Our dry, hot weather is abnormal but don’t panic yet
Tim Johnson, Chicago Botanic Gardens horticultural director, shows plants that do well in the drought. The Cercis Canadensis trees in the parking lot are wilting a bit due to the hot weather and lack of rain. |Tamara Bell~Sun-Times Media.
Updated: July 22, 2012 7:38PM
With the Chicago area wilting under one of the warmest springs and driest Junes on record, it’s no surprise to find gardeners and homeowners beginning to panic just a bit about their lawns and flower beds.
The first thing they should do, say specialists familiar with the art and science of growing things, is chill out. With a little bit of common sense and patience (and less water than you might expect) lawns and gardens can survive stretches of hot dry weather, several said this week.
“I’ve been getting lots and lots of (plant) samples in our diagnostic center from people realizing that something is wrong, and the problem is, of course, lack of rain, lack of water,” Jennifer Brennan said. “And too much heat.”
Brennan, chief plant diagnostician for the Chalet landscape and gardening center in Wilmette, said growing glitches began in March, with a stretch of unusually warm weather that coaxed flower buds and tree leaves into bloom far earlier than they should have opened. Diseases and insects also followed the sped-up schedule.
“And we’re seeing early, early stress on plants,” she said. “But really, it’s not so much because of the heat as it is the lack of water.”
That lack of water is a reality. Records show that our area got only .01 inches of rain in the first two weeks of June, compared the usual period average of 1.8 inches.
Still, northeastern Illinois, including Chicago, Cook County and the five collar counties, aren’t dealing with the drought situation now facing corn and soybean farmerscentral and southern Illinois, said Mike Timlin of the University of Illinois’ Midwestern Regional Climate Center in Champaign. In contrast, our area is simply labeled “abnormally dry” according to the National Weather Service’s U.S. Drought Monitor, Timlin said.
Although heat is not always part of a drought situation — something many people don’t realize, he said — it is part of the current dry spell: “If you look at our rainfall numbers, they are lower than normal, but not so much as to explain the level of dryness we’re experiencing.”
“Most of the rain’s we’ve had this spring have been pretty spotty. Rockford might get rain, but maybe it stops short of Chicago. But the northern part of the state has probably gotten more of those shots of rain than elsewhere.”
Proximity to Lake Michigan plays a part, he said, since lake breezes can affect precipitation, knocking down seasonal extremes. The lake actually tends to “hold off” seasons, Timlin said.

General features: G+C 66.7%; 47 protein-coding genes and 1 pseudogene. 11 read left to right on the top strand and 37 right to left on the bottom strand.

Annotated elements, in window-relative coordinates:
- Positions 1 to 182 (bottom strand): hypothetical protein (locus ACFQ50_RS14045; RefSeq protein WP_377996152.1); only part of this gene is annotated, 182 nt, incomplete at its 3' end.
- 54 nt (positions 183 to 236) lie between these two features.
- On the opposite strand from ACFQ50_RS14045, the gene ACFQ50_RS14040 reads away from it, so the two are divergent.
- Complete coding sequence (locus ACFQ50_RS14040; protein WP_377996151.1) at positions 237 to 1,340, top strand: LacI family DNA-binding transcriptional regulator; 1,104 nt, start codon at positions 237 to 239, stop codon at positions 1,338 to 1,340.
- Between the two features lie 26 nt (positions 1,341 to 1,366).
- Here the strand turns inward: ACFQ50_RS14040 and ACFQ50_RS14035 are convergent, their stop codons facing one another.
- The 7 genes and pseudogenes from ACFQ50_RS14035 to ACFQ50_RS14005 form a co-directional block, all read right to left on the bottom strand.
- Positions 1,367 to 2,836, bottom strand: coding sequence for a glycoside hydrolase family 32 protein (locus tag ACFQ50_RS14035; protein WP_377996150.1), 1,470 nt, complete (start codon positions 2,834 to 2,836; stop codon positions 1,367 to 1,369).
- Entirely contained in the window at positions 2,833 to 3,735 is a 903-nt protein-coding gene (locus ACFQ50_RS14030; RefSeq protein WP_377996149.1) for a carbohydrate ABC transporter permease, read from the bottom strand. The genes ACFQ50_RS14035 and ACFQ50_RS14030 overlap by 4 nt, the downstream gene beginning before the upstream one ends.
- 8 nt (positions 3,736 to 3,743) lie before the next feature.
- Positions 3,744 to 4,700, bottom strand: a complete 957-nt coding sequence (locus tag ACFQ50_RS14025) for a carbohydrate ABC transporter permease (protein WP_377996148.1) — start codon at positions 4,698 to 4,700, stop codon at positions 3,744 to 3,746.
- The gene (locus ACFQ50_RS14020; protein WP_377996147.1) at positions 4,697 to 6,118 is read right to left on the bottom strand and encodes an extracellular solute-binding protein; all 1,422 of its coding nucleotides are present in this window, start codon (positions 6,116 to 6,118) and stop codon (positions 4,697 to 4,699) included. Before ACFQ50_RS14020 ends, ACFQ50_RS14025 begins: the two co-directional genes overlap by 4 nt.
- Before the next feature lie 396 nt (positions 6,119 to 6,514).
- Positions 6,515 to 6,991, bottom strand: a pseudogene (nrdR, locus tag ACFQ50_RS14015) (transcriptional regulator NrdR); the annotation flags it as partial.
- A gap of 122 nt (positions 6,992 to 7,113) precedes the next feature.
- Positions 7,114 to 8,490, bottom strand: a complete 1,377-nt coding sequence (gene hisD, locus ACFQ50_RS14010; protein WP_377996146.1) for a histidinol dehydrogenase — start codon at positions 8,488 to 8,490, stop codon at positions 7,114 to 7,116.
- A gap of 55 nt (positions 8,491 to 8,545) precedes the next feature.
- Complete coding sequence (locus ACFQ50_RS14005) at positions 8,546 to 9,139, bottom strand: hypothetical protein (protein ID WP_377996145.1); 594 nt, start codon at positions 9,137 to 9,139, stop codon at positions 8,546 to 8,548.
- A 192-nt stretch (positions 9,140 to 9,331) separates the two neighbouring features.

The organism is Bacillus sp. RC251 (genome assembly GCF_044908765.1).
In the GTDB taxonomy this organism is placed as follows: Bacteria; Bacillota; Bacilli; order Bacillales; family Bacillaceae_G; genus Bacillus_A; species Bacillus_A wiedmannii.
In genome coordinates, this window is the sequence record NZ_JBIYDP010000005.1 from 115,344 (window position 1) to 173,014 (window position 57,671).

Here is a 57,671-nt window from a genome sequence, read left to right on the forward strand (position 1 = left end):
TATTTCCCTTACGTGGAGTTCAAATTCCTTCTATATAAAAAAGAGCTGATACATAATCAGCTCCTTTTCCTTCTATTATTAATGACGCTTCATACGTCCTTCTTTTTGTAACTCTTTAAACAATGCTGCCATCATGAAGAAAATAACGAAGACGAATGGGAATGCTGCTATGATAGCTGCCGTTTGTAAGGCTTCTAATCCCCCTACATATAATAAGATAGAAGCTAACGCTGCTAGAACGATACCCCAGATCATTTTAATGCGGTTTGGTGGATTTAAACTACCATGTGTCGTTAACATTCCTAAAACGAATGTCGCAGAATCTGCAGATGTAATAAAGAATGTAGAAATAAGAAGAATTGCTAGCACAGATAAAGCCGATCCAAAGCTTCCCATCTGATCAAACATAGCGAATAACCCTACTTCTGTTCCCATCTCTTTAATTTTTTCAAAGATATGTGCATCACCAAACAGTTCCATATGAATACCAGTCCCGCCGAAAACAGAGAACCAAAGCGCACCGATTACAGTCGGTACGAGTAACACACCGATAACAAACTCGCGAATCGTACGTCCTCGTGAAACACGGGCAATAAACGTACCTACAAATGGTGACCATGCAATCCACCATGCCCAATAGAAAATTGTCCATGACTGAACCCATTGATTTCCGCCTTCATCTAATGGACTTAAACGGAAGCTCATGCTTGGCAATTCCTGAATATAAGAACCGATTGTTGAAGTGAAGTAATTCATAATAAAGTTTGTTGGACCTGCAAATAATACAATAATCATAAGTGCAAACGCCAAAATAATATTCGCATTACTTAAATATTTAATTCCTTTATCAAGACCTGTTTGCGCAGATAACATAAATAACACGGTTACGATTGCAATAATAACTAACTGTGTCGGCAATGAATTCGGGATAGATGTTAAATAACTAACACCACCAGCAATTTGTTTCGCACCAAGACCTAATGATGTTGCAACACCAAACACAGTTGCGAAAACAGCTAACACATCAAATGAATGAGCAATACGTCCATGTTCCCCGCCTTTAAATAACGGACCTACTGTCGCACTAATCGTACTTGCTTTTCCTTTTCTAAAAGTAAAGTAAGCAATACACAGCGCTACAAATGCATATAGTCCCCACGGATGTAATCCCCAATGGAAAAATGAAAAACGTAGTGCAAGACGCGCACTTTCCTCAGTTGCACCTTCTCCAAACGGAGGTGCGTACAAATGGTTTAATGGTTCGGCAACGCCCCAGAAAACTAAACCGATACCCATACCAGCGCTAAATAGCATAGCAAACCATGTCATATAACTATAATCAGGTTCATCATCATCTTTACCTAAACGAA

Tim Johnson, horticulture director at the Chicago Botanic Garden in Highland Park, advises taking a laid-back attitude to the weather forecast.
He and his staff regularly juggle the water and heat needs of hundreds of different types of plants; for instance, placing mulch around their roots conserve moisture. But lawn and garden care isn’t a monolithic task, he said. Some plants survive or thrive on hot dry weather. Others don’t. And the type of soil in which they’re planted also affects their health. Some plants do well in dry sandy soil, others prefer heavier clay or loam soils, so it’s good to know a bit about your soil as well as your plants.
He also advised cutting grass no shorter than about 3 or 3.5 inches. It’s what he does at home. His lawn stays greener than those of his neighbors, “and I don’t have to mow as often,” he joked.
Johnson and Bill Leuenberg, landscape and turf specialist at the Chalet, champion the “water deep, not often” rule, as does Leuenberg’s colleague Brennan.
“People need to understand the way turf grows. You get to these points where it’s very dry, and all of a sudden they think that have to make up for it,” Leuenberg said.
While lawns, especially the opular bluegrass-style lawns, do prefer cool weather, and do go brown and dormant in the heat, it doesn’t mean they’re dying, he said. It’s a natural state; with deep watering once or twice a week, the lawn will survive.
In actuality, watering every day can chase oxygen from shorter grass root systems, Brennan said.
Of course there are always exceptions to any rule. Johnson said vegetables and annual plantings need more water, especially during prolonged bouts of heat. And he suggested paying a little more attention to anything planted within the past three years.
Lawns, too, should get a little more care during hot spells; go from one inch per week to maybe 2.5 inches a week if the temperature rises to 90 degrees and stays there, Leuenberg said. Brennan’s rule of thumb is to add half an inch of water per week for every 10 degrees the mercury stays above 75 degrees.
Ultimately, anxious homeowners should remember another thing, Timlin said: “What we’re dealing with is a short-term thing.”